Finally, some children may need surgery to correct the vision problems associated with cerebral palsy, especially strabismus (cross eyes).
Orthotic devices may help children with cerebral palsy increase their mobility and compensate for balance and coordination problems. These devices may include braces or splints for the limbs to straighten them and properly align the muscles. Other types of braces may be used to help stretch and loosen tight muscles, easing pain and making movement easier. If your child is not mobile, he/she may use a walker, scooter, or wheelchair to get around.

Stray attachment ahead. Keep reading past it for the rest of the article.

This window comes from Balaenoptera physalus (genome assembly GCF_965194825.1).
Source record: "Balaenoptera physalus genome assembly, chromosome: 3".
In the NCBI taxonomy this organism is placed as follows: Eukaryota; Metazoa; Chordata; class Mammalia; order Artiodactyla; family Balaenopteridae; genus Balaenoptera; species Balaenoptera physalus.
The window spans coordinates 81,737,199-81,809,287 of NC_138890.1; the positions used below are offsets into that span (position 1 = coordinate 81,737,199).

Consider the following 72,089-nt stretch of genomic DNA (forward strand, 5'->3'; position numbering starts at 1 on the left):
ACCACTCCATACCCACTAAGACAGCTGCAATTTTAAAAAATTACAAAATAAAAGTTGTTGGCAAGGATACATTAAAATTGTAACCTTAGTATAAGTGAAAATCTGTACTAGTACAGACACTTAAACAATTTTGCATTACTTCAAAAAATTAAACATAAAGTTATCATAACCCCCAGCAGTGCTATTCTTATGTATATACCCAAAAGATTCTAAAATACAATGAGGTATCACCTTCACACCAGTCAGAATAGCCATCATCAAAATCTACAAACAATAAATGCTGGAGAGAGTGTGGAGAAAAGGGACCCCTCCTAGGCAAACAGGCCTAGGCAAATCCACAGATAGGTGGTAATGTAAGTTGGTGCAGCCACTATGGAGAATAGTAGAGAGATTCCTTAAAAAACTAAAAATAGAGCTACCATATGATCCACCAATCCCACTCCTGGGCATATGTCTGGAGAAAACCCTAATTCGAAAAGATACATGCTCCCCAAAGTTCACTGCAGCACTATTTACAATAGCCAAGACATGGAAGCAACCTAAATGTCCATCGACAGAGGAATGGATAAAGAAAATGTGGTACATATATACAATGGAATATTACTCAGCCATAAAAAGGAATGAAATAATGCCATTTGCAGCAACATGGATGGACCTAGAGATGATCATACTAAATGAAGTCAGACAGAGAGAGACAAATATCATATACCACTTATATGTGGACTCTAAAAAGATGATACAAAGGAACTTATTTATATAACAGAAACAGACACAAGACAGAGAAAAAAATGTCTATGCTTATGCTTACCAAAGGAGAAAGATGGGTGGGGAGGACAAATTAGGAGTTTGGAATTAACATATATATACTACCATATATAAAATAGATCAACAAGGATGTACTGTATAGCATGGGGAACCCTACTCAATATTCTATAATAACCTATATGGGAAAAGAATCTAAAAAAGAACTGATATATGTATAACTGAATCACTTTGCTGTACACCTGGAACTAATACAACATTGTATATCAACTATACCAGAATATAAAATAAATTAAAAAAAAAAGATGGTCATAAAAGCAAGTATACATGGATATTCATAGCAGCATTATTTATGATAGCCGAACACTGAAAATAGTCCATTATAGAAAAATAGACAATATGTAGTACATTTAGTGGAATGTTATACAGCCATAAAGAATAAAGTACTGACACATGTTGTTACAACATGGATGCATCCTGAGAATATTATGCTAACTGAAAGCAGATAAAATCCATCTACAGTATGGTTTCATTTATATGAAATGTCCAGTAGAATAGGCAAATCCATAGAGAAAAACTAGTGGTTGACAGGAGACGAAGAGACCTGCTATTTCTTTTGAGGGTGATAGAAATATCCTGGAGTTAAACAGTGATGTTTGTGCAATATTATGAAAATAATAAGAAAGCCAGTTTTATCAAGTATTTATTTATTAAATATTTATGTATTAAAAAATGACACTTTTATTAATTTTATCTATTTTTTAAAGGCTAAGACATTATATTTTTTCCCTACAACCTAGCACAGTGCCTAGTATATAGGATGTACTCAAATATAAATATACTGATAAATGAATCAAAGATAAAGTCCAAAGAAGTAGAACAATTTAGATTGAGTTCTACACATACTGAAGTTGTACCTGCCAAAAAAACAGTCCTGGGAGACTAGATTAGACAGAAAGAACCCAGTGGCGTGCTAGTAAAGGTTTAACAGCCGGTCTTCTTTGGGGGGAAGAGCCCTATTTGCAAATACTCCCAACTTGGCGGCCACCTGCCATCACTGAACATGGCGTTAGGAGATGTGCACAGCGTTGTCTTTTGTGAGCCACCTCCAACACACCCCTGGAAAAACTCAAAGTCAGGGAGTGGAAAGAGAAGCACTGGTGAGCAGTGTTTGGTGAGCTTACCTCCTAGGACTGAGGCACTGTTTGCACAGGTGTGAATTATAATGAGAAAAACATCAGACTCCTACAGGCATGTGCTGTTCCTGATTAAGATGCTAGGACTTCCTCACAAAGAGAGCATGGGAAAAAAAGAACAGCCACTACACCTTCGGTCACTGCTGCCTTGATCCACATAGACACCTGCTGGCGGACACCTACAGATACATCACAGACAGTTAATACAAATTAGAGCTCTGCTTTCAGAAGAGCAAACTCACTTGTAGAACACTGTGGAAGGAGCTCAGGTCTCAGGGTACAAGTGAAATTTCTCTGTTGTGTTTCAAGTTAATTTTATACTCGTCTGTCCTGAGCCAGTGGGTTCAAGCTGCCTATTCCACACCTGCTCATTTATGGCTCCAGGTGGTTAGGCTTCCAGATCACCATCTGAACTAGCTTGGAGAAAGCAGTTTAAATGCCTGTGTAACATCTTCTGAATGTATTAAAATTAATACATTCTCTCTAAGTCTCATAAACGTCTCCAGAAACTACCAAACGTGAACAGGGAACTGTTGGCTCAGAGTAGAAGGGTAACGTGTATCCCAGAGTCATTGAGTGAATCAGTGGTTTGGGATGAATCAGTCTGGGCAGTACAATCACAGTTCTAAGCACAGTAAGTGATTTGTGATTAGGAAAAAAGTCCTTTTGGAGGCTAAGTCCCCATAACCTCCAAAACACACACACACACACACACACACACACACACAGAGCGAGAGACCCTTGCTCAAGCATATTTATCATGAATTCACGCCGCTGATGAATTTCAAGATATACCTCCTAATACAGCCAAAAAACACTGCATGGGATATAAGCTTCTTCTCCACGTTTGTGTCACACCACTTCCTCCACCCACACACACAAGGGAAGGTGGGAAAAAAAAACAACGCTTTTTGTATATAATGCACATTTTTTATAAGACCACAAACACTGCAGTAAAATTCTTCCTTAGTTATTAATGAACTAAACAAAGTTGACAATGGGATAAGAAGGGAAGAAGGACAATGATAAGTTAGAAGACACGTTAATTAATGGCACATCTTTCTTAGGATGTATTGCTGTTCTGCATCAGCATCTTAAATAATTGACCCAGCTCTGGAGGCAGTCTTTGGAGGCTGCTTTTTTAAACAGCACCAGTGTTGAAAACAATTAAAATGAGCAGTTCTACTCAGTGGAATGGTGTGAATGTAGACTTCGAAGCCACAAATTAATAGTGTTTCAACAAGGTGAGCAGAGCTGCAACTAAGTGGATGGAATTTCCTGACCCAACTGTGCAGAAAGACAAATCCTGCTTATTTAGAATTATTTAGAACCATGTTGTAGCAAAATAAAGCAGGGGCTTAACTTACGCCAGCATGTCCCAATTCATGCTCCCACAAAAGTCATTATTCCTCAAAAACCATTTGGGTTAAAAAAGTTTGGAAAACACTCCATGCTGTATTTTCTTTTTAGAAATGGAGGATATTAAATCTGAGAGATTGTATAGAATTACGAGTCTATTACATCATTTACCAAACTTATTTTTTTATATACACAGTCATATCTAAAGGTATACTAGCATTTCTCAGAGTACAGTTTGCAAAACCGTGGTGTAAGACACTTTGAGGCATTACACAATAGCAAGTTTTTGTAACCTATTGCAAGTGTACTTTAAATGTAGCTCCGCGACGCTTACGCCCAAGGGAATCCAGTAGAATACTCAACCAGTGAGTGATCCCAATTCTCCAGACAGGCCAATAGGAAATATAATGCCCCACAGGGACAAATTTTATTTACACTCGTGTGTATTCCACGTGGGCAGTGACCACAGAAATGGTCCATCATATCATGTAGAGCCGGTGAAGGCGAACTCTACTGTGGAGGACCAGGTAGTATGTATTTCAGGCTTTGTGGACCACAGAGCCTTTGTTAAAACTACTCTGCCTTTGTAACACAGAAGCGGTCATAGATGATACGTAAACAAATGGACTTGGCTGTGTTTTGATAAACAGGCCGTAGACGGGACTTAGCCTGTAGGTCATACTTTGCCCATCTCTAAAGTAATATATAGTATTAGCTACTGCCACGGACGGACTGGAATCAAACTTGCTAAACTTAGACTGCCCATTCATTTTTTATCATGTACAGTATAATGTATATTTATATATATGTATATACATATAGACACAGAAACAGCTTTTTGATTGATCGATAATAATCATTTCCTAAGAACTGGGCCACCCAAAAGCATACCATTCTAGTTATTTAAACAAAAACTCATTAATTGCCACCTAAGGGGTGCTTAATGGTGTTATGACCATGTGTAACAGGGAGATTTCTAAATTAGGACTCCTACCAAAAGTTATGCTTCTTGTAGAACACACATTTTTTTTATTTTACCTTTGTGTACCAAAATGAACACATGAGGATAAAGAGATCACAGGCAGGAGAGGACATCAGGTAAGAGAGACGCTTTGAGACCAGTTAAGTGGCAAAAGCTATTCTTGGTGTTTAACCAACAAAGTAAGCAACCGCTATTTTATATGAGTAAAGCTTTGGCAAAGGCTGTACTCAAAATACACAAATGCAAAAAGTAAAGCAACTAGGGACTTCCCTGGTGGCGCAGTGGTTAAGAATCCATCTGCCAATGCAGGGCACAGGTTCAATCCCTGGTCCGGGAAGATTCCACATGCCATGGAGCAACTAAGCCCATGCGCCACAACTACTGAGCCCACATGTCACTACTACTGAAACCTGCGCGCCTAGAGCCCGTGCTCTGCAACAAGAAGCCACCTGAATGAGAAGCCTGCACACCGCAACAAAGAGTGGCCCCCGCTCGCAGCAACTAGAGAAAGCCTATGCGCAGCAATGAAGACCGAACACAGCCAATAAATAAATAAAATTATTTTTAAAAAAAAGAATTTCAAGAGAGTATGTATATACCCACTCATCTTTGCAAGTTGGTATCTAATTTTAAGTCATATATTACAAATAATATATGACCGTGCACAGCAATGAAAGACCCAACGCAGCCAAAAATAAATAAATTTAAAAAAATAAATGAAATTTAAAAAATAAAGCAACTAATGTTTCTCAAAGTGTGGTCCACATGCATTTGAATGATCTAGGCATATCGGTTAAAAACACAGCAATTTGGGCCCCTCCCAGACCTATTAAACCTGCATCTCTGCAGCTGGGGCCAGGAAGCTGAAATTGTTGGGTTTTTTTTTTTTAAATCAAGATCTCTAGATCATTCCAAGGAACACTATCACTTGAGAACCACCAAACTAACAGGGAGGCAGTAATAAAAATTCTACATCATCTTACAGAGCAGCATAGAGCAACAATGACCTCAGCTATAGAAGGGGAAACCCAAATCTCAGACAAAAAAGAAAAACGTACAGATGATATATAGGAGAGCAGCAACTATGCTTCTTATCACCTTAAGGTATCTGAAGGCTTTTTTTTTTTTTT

Children with cerebral palsy may benefit from several different types of therapy. Physical therapy is one of the most powerful tools used to treat cerebral palsy and often begins when the child is still very young. Physical therapy will focus on strength training, coordination, and balance. It may also include more passive types of therapy, such as application of heat or cold to the muscles. Your physical therapist may make use of various orthotic devices to help stretch or align your child’s muscles. The specific course and content of physical therapy will depend on your child’s unique needs but is generally designed to increase coordination and mobility, strengthen and align the muscles to reduce pain and increase coordination, increase fitness, improve posture, and psychologically encourage the child.